PREIT President Joe Coradino Speaks
The president of the company that owns the Moorestown Mall talks about their chances of getting the liquor referendums to pass and why they're doing it this year.
Editor’s note: Talk of the Town is a new Moorestown Patch feature. Every Friday, local editor Rob Scott will interview someone from Moorestown—politicians, school administrators, volunteers, businesspeople—and ask them a series of questions pertaining to matters local and otherwise. If you have suggestions for potential interviewees, send them to firstname.lastname@example.org. This week he sat down with PREIT (Pennsylvania Real Estate Investment Trust) president Joe Coradino after Coradino spoke to the Moorestown Business Association.
Moorestown Patch: A lot of people are clamoring for some sort of public forum, where they can ask you questions directly or voice their concerns directly. Does PREIT have plans to hold a truly public meeting?
PREIT president Joe Coradino: We’re talking about that right now, and have not reached a conclusion.
Patch: There’s been a lot of vitriolic language regarding the whole issue of the referendums. There’s a lot of people who are very upset. Do you think that’s just a very vocal minority, or are you concerned that it’s more indicative of a larger resistance to your plan?
Coradino: The opposition’s passionate. And I think this is a close race, if you will. And I think education will solve the problem … Are you asking me whether we’ll ever win this 100 to 0? No. There clearly is a small core group of people who are very passionate about this who will never change their mind. Our hope is through education, and putting out correct information that deals with the misinformation, that we can turn around some of the less passionate opponents.
Patch: What do you say to people who argue adding restaurants won’t increase foot traffic to the stores?
Coradino: That flies in the face of that statistic that I showed you (that 70 percent of diners shop on a dinner trip) … You could give an anecdotal answer to that, and the anecdotal answer is, you’re not in a hurry when you go out to eat. You’re in less of a hurry. You drive there, you park your car, you walk inside … you sit down. That’s the very essence of it. Essentially, what it says is someone is making a specific trip to dine. The mall is generating that trip. When they come there, they’re not in a hurry. “Why don’t I pick up while I’m here, Susie needs a …” That’s the anecdotal answer.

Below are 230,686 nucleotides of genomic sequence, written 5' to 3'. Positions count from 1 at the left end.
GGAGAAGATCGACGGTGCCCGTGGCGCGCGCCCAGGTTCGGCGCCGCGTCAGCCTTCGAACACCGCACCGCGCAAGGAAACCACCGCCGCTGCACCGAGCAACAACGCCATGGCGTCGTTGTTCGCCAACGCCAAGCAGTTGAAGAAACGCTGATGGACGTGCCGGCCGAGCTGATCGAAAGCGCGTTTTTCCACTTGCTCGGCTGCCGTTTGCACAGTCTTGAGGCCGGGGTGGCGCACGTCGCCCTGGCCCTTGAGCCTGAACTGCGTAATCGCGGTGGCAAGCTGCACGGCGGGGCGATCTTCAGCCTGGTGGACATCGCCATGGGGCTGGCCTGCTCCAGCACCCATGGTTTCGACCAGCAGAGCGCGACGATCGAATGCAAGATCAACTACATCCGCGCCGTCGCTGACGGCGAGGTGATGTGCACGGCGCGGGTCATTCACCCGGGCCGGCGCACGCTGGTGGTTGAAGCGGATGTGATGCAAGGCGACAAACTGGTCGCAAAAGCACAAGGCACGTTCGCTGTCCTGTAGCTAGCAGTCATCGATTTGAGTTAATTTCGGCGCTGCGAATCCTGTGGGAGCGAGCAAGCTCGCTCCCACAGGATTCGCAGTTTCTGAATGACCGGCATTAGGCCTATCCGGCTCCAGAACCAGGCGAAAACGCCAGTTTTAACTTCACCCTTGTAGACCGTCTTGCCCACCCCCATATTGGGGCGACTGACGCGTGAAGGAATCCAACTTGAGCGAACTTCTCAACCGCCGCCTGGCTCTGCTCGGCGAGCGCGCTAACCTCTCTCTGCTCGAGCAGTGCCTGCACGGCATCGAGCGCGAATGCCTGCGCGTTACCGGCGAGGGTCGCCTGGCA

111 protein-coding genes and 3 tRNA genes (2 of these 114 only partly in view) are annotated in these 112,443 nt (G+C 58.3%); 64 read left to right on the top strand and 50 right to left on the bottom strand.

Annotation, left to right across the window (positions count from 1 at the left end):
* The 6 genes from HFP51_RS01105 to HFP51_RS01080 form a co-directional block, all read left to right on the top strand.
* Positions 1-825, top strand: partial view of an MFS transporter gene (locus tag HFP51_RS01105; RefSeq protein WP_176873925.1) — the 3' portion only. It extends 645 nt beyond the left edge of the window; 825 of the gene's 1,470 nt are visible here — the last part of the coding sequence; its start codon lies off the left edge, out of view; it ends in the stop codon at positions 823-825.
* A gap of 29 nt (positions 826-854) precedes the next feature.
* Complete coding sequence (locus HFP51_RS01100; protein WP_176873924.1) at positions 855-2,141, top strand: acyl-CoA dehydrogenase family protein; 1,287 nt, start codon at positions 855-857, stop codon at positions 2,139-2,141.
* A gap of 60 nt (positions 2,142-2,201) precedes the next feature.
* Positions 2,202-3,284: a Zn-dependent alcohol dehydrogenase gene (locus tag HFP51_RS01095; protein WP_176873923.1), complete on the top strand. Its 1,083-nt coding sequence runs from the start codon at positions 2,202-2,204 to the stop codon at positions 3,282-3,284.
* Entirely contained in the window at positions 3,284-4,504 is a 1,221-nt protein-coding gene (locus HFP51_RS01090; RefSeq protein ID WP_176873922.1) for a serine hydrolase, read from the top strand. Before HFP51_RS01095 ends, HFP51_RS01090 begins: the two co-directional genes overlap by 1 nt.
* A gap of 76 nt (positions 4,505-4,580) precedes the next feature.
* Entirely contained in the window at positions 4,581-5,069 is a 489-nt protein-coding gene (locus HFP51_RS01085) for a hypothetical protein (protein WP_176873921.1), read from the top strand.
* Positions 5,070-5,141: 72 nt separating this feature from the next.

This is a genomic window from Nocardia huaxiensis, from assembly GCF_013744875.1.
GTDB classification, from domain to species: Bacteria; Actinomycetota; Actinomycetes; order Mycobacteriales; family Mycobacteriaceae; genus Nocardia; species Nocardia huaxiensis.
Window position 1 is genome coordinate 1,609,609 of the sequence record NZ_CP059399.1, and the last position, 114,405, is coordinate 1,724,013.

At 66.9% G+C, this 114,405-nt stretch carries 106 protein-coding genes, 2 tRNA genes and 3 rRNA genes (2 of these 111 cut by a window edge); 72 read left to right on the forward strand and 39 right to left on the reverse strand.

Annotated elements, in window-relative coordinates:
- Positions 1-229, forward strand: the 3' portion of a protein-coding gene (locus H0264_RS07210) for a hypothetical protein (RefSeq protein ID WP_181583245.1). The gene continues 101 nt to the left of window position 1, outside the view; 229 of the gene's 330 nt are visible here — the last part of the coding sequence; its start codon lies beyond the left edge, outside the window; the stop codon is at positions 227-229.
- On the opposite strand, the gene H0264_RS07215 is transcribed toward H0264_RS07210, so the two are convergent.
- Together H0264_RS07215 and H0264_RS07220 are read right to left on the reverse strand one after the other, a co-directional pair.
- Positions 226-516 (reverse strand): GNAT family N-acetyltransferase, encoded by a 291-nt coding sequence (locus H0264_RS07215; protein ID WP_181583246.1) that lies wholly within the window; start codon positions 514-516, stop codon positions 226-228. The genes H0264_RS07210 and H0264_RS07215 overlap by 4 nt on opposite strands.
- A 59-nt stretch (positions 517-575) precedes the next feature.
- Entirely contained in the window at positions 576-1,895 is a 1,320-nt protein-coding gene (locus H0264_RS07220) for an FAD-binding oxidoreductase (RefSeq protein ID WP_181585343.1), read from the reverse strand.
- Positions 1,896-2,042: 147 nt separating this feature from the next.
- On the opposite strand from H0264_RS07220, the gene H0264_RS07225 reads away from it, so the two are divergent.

Patch: What if the referendums don’t pass? You said you’ll still go forward with the theater?
Coradino: Maybe. That’s my vote. I got a board to answer to. That theater’s going to be a significant investment on our part. That’s my vote.
Patch: A number of people have asked why PREIT couldn’t have waited another year to introduce the referendums, when the five-year window on the previous referendum expires, to pursue this. Why didn’t you?
Coradino: Time is of the essence, with respect to turning around Moorestown Mall. Another year means more vacancy. You don’t want the downward spiral to go too far, cause then it becomes difficult to reverse. So when we found out there was an opportunity this year, we jumped on it.
Patch: What would you say to someone who’s concerned passing a referendum that will allow the sale of alcohol in Moorestown, whether it’s contained at the mall or not, will ruin the “character” of the town?
Coradino: I look at other examples. Cherry Hill (Mall) hasn’t changed Haddonfield, hasn’t changed Collingswood. Plymouth Meeting Mall hasn’t changed Chestnut Hill … It hasn’t changed them. Keep in mind, $13 million leaving Moorestown spent elsewhere.